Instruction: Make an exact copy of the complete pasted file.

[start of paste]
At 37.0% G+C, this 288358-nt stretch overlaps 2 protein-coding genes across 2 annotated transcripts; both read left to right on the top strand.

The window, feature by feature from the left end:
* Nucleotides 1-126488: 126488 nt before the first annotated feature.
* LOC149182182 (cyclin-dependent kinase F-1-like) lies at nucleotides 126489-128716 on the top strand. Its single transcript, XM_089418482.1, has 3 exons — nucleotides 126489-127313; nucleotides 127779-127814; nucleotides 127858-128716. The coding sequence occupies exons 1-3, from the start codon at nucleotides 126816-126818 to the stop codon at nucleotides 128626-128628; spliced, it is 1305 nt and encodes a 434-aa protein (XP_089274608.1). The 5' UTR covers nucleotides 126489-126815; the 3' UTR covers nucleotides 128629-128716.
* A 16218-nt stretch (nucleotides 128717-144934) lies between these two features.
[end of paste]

At 37.0% G+C, this 288358-nt stretch overlaps 2 protein-coding genes across 2 annotated transcripts; both read left to right on the top strand.

The window, feature by feature from the left end:
* Nucleotides 1-126488: 126488 nt before the first annotated feature.
* LOC149182182 (cyclin-dependent kinase F-1-like) lies at nucleotides 126489-128716 on the top strand. Its single transcript, XM_089418482.1, has 3 exons — nucleotides 126489-127313; nucleotides 127779-127814; nucleotides 127858-128716. The coding sequence occupies exons 1-3, from the start codon at nucleotides 126816-126818 to the stop codon at nucleotides 128626-128628; spliced, it is 1305 nt and encodes a 434-aa protein (XP_089274608.1). The 5' UTR covers nucleotides 126489-126815; the 3' UTR covers nucleotides 128629-128716.
* A 16218-nt stretch (nucleotides 128717-144934) lies between these two features.